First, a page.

I don't think it's at all surprising that we can find lawyers today who will defend the legality of torture or the President's plenary power to spy on American citizens... because there are people in the larger political culture who will happily argue for these practices on the merits... the law always needs help from other sources in political culture if it is to do its job appropriately. The rule of law, I would insist, is not a purely legal or professional ideal-- it is a political ideal that demands that power be checked, circumscribed and made accountable in fair and publicly knowable ways.

I hope the post helps you understand this issue as much as it helped me.

Hired gun comes to mind as the advocate serves his/her client in our adversarial system of justice. As Palldin might have said, "Have brief case, will travel."

There’s an enormous difference between being a lawyer working for the OLC, as Yoo was, and working for any other department or agency of the Administration. The OLC’s role is to provide non-partisan, eminently technical analyses of the current *state-of-the-art* regarding specific legal issues. Yoo was on a mission: to draft legal memorandums that could, from the formalistic or bureaucratic point of view, provide cover for certain acts that the Administration had told him it wanted to conduct.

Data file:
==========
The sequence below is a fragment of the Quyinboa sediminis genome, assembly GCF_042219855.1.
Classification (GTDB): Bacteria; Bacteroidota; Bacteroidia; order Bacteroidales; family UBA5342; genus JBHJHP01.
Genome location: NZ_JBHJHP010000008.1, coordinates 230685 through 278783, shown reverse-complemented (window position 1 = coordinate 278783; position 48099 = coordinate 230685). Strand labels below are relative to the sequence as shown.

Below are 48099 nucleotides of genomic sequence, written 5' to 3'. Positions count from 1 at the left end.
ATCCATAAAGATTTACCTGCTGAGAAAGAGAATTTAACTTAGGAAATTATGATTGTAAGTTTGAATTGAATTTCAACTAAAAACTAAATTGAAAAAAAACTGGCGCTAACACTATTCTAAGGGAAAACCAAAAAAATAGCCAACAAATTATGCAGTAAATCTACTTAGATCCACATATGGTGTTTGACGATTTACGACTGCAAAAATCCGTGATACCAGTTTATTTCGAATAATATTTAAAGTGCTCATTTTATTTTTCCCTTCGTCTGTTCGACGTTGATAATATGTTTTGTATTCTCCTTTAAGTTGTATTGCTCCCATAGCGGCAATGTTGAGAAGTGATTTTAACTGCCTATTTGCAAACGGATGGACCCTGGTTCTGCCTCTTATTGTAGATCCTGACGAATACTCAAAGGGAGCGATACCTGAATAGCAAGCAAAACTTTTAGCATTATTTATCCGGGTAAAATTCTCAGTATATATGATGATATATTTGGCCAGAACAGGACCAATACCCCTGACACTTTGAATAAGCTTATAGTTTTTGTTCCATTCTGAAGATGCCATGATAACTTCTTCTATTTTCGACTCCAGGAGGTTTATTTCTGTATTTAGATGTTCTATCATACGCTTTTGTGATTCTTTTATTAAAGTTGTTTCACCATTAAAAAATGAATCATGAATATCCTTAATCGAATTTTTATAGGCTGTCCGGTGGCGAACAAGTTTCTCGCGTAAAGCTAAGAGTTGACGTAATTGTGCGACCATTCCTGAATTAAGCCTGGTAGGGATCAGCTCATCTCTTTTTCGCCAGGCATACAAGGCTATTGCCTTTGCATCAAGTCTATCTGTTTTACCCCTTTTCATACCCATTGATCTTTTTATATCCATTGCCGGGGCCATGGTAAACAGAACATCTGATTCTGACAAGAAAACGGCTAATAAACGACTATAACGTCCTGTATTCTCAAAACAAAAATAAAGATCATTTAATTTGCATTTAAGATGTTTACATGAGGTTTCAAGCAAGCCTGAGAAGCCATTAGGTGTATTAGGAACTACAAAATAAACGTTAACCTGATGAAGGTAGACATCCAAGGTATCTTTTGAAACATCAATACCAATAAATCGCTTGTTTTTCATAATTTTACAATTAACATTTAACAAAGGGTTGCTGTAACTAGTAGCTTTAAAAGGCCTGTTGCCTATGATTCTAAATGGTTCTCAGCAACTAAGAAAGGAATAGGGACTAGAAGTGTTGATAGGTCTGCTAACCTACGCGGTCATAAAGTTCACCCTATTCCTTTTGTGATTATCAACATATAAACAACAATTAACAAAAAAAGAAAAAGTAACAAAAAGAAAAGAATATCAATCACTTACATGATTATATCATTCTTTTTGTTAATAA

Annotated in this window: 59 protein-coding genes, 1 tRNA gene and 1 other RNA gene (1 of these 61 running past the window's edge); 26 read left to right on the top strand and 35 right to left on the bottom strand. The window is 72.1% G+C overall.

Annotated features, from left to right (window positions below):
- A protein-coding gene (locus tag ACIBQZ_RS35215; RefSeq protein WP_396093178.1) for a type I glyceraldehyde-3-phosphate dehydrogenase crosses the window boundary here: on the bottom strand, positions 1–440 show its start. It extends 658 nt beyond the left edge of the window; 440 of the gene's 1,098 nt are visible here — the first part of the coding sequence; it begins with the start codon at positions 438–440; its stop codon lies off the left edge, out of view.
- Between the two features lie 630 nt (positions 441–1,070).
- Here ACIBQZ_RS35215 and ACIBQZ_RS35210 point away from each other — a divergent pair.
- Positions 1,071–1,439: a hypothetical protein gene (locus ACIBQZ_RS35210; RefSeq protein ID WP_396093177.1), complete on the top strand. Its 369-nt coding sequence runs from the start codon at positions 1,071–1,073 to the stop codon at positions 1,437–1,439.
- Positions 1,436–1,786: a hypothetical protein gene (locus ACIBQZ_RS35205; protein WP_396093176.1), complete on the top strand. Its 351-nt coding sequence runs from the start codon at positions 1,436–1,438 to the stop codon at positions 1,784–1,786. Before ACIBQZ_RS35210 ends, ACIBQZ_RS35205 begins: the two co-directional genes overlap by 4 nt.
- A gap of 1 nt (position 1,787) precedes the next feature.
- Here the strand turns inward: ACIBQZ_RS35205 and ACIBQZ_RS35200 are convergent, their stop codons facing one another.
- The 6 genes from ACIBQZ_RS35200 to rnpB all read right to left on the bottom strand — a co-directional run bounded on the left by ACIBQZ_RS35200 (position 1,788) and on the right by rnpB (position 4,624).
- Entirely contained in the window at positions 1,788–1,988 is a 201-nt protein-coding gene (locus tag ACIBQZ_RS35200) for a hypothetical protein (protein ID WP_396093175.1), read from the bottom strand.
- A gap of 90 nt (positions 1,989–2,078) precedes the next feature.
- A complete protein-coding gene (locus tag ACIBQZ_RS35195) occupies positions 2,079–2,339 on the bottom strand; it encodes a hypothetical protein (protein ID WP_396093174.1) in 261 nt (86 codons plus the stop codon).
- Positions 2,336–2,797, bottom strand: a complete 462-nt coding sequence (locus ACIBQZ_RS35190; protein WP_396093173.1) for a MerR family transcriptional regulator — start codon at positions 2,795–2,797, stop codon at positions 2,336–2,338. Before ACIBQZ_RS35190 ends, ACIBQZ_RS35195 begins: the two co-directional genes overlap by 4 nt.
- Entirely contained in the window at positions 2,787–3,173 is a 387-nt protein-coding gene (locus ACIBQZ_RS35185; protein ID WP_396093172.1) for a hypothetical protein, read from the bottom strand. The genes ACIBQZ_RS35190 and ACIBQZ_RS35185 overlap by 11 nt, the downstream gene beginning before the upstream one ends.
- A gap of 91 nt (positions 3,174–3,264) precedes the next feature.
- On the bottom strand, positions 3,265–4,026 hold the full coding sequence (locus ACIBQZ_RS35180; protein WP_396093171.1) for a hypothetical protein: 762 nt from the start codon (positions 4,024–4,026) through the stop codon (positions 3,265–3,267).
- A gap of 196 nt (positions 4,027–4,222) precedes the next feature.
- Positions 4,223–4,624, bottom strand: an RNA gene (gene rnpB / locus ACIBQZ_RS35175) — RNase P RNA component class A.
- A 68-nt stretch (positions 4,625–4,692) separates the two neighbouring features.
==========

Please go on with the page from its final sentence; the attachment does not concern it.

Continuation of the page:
There’s an enormous difference between being “creative” in your legal analysis of a specific legal issue, as Yoo alleges he was, and deliberately ignoring the cornerstone of the law, that is, reiterated judicial precedents and undisputed statutes, something which Yoo systematically did when rendering his formal opinions.

There’s an enormous difference between reinterpreting a certain portion of the Constitution that will have economic effects within your own country, as the newdealers did, and reinterpreting a part of Constitution in a manner that will offer a legal excuse for torturing, murdering, wounding, kidnapping and economically ruining hundreds of thousands (if not millions) of people in countries that aren’t yours.